A previous Rejection Survivor interviewee, Elizabeth Bell, suggested a long time ago that I write a post about coping with rejection while dealing with mental illness. I struggled to figure out how to address it on the blog, though, because the blog itself was born from my own process of therapy, and it’s impossible for me to separate the lessons and ideas and coping skills in this blog from what I learned about coping with emotional turmoil. Furthermore, while I wouldn’t exactly say my depression was “mild”, it was not as severe and life-threatening as it could have been; and the skills I acquired were very personal, developed through a lot of internal exploration, and I don’t assume they would work well for other people, especially people struggling with other forms of mental illness.
Recently, however, a friend pointed me to this Twitter thread by Kaelan Rhywiol about xyr rejection survival story. Kaelan, a native of upstate NY who currently lives in Southern Ontario, Canada, is the author of over a dozen books in the queer romance genre, most recently Blood-Bound (NineStar Press, 2018), and in the thread, xie protests the common rallying cry of the writing community: “Don’t give up!”. I have written about some of the problems with that advice before, but I felt that Kaelan got into it deeper than I’d been able to, because xie described how that advice made xyr push xyrself a lot harder than xie should have and ended up having a mental health crisis. I asked for an interview, and xie kindly obliged.
I’m hoping that this interview opens a door to a discussion about resilience and mental illness. There’s a whole lot to discuss here, and I hope to explore it further in later posts.
Before we begin, a couple content warnings: Mention of self-harm, in-depth discussion of mental illness, mention of suicide, mention of generational trauma, ableist language as self-reference.
Let’s start at the beginning: when did you first decide to become a writer? Can you tell us about an early piece you wrote that no one’s ever heard of because it stayed in the drawer?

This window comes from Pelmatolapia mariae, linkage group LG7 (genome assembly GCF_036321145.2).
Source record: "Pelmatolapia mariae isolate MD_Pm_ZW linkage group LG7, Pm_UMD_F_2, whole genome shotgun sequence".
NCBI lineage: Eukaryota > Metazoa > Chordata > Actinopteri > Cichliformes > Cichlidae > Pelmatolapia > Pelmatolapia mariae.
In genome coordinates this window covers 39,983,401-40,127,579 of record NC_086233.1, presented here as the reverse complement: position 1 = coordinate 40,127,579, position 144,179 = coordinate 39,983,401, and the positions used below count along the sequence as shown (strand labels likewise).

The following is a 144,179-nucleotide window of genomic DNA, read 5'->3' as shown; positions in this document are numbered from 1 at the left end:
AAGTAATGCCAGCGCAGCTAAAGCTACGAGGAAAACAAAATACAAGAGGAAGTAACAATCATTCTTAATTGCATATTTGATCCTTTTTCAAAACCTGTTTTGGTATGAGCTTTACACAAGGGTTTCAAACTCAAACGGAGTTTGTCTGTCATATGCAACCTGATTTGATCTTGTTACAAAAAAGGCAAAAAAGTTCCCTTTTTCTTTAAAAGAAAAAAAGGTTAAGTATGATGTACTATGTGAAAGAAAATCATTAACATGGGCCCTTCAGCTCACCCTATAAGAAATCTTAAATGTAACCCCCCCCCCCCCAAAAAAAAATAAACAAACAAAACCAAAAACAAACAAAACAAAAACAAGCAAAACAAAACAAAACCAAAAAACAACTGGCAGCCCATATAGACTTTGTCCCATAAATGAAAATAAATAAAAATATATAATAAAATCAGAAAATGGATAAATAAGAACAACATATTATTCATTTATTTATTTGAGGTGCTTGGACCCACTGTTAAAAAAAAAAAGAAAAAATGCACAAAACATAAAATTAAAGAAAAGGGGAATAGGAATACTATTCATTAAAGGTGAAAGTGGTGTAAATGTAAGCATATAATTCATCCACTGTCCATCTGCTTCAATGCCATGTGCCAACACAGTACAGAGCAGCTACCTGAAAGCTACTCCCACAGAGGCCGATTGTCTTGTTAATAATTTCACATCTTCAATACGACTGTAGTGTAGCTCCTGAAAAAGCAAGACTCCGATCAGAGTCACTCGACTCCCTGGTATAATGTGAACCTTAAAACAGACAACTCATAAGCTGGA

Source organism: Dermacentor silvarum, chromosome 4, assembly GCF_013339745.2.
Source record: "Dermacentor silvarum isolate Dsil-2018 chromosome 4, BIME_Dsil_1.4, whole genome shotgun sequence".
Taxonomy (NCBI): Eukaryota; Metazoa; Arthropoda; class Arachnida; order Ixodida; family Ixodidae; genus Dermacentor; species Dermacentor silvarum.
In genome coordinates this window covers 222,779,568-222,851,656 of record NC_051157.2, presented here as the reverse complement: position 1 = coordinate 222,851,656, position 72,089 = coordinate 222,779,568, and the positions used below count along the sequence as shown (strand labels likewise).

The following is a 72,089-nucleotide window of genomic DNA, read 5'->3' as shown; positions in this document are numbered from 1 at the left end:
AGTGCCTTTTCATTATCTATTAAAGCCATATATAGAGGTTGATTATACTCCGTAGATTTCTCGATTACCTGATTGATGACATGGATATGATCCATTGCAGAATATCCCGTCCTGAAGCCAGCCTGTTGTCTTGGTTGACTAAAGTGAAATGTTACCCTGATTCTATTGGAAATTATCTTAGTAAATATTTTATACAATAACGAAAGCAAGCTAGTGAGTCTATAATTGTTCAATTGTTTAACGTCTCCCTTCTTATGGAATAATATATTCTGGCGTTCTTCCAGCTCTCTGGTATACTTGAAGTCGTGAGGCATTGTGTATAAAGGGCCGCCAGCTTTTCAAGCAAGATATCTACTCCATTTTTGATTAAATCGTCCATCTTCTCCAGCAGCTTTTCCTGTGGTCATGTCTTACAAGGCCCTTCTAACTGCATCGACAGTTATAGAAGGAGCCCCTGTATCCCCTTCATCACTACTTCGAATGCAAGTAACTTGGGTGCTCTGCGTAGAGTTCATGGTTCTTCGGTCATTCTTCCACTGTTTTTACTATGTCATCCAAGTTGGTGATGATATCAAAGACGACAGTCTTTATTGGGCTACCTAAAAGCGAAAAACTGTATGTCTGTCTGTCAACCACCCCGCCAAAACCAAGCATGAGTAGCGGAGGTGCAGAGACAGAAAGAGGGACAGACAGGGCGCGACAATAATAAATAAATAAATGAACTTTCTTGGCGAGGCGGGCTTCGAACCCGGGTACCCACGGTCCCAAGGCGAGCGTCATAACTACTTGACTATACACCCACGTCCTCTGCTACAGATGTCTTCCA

Lolz, I’m not sure if I decided to become I writer. I’ve written since I turned 11. My mom got sick of me babbling about a vivid dream I’d had and told me I should be a writer, then gave me paper and pen and that’s where I started.
I’ve been writing since then, and to date have written 5 (almost 6) full-length novels, uncountable vignettes and short stories. I wrote custom kink stories for a few years before trying to write for publication.
I started writing for publication a little over 3.5 years ago.
Fifteen or so years ago I wrote a ghost romance set in Great Britain. It isn’t bad, actually, could probably use a good editing, but it was rejected because it was a really weird premise (for the time). This is before paranormal romance really took off. I often wonder if I’d kept querying it if I’d have been one of the leaders in paranormal romance by now.
Tell us about your first-ever submission. What did you submit, and to whom?
I submitted the ghost romance to Avon back when, but I don’t really count that one as the beginning of my journey because when it was rejected, I just went back to writing for myself.
My first ever submission (that I count) was my Ilavani. I submitted it to an agent at The Deborah Harris Agency after receiving a like in a twitter pitch event (I think it was Pitmad). The agent was kind enough to give me personal feedback: the book was too long (At 245k words, it was too long for a debut. It’s now a Hugo-nominated science-fantasy and has a ton of world-building in it.)
How did you feel when you received your first rejection, and what motivated you to keep trying?
I had been around the Twitter water cooler of writers for a while by then, so while it did hurt, I had sort of expected to be rejected a lot. There is a lot of advice about that in writer circles.
I did the thing a lot of writers do, I sent a “revenge query”. That’s not as awful as it sounds, it just means you send a new query to a different agent because you got a rejection. It has nothing to do with getting revenge on the particular agent who rejected your story (something that I’m horrified anyone would actually do but happens with disturbing regularity).
You are a marginalized writer in many ways: queer, autistic, and mixed-race with mental illness and physical disability as well as complex PTSD due to generational trauma and as a rape and trauma survivor. That’s a lot to unpack! The reason this blog exists is that the querying process is a grueling and emotionally taxing process even for people without any of the struggles added by those things. Can you tell us about the added layers of difficulty you experienced because of your atypicalities?
One of the things I noticed that neurotypical writers don’t seem to struggle with as much is doing the research before sending out a query.
When I send out a query, I do hours of research on that agent and their agency before I even start writing. I make sure both are people/organizations that I’d be content to work with. If I wouldn’t want to work with them, I won’t even send a query. Then I write a personalized letter to them. I don’t use a form letter, and I wouldn’t even consider doing a blind cc with a ‘Dear Sir’ sort of greeting. Querying is hard for me for a number of reasons, but the sheer amount of work hours I (and many autistic writers, I’m by far not the only one who approaches it this way) put into it is mind-boggling.